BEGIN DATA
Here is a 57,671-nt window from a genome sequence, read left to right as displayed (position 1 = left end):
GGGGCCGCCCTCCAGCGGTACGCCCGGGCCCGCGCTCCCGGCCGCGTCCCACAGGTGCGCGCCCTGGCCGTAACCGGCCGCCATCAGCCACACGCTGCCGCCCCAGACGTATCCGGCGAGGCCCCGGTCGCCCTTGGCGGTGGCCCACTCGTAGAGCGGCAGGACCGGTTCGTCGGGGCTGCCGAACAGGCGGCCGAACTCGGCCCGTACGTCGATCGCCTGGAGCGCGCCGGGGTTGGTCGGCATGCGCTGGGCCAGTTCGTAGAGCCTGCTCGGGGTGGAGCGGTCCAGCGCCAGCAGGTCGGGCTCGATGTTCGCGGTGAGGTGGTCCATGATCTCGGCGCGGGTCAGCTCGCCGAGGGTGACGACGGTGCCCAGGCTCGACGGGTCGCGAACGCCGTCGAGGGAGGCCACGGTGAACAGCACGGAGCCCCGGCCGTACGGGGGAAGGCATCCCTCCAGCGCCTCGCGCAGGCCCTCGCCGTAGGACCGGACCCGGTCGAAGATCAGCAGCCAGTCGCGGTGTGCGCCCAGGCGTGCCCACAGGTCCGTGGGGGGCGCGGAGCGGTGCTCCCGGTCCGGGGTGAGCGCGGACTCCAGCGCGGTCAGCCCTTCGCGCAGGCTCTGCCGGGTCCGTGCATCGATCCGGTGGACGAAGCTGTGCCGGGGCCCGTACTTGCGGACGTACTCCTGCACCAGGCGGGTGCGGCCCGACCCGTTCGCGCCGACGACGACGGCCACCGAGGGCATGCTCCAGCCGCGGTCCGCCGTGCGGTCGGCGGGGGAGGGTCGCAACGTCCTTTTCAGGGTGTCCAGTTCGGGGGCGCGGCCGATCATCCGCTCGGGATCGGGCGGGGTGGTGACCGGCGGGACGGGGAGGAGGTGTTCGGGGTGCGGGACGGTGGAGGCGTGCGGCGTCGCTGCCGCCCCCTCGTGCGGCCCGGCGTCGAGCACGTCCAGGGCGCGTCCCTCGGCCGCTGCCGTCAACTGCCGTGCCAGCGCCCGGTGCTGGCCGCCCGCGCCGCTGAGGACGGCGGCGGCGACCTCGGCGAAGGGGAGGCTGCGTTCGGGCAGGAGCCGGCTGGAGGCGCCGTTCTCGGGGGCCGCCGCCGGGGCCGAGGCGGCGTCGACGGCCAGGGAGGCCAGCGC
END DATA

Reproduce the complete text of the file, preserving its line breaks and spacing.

Here is a 57,671-nt window from a genome sequence, read left to right as displayed (position 1 = left end):
GGGGCCGCCCTCCAGCGGTACGCCCGGGCCCGCGCTCCCGGCCGCGTCCCACAGGTGCGCGCCCTGGCCGTAACCGGCCGCCATCAGCCACACGCTGCCGCCCCAGACGTATCCGGCGAGGCCCCGGTCGCCCTTGGCGGTGGCCCACTCGTAGAGCGGCAGGACCGGTTCGTCGGGGCTGCCGAACAGGCGGCCGAACTCGGCCCGTACGTCGATCGCCTGGAGCGCGCCGGGGTTGGTCGGCATGCGCTGGGCCAGTTCGTAGAGCCTGCTCGGGGTGGAGCGGTCCAGCGCCAGCAGGTCGGGCTCGATGTTCGCGGTGAGGTGGTCCATGATCTCGGCGCGGGTCAGCTCGCCGAGGGTGACGACGGTGCCCAGGCTCGACGGGTCGCGAACGCCGTCGAGGGAGGCCACGGTGAACAGCACGGAGCCCCGGCCGTACGGGGGAAGGCATCCCTCCAGCGCCTCGCGCAGGCCCTCGCCGTAGGACCGGACCCGGTCGAAGATCAGCAGCCAGTCGCGGTGTGCGCCCAGGCGTGCCCACAGGTCCGTGGGGGGCGCGGAGCGGTGCTCCCGGTCCGGGGTGAGCGCGGACTCCAGCGCGGTCAGCCCTTCGCGCAGGCTCTGCCGGGTCCGTGCATCGATCCGGTGGACGAAGCTGTGCCGGGGCCCGTACTTGCGGACGTACTCCTGCACCAGGCGGGTGCGGCCCGACCCGTTCGCGCCGACGACGACGGCCACCGAGGGCATGCTCCAGCCGCGGTCCGCCGTGCGGTCGGCGGGGGAGGGTCGCAACGTCCTTTTCAGGGTGTCCAGTTCGGGGGCGCGGCCGATCATCCGCTCGGGATCGGGCGGGGTGGTGACCGGCGGGACGGGGAGGAGGTGTTCGGGGTGCGGGACGGTGGAGGCGTGCGGCGTCGCTGCCGCCCCCTCGTGCGGCCCGGCGTCGAGCACGTCCAGGGCGCGTCCCTCGGCCGCTGCCGTCAACTGCCGTGCCAGCGCCCGGTGCTGGCCGCCCGCGCCGCTGAGGACGGCGGCGGCGACCTCGGCGAAGGGGAGGCTGCGTTCGGGCAGGAGCCGGCTGGAGGCGCCGTTCTCGGGGGCCGCCGCCGGGGCCGAGGCGGCGTCGACGGCCAGGGAGGCCAGCGC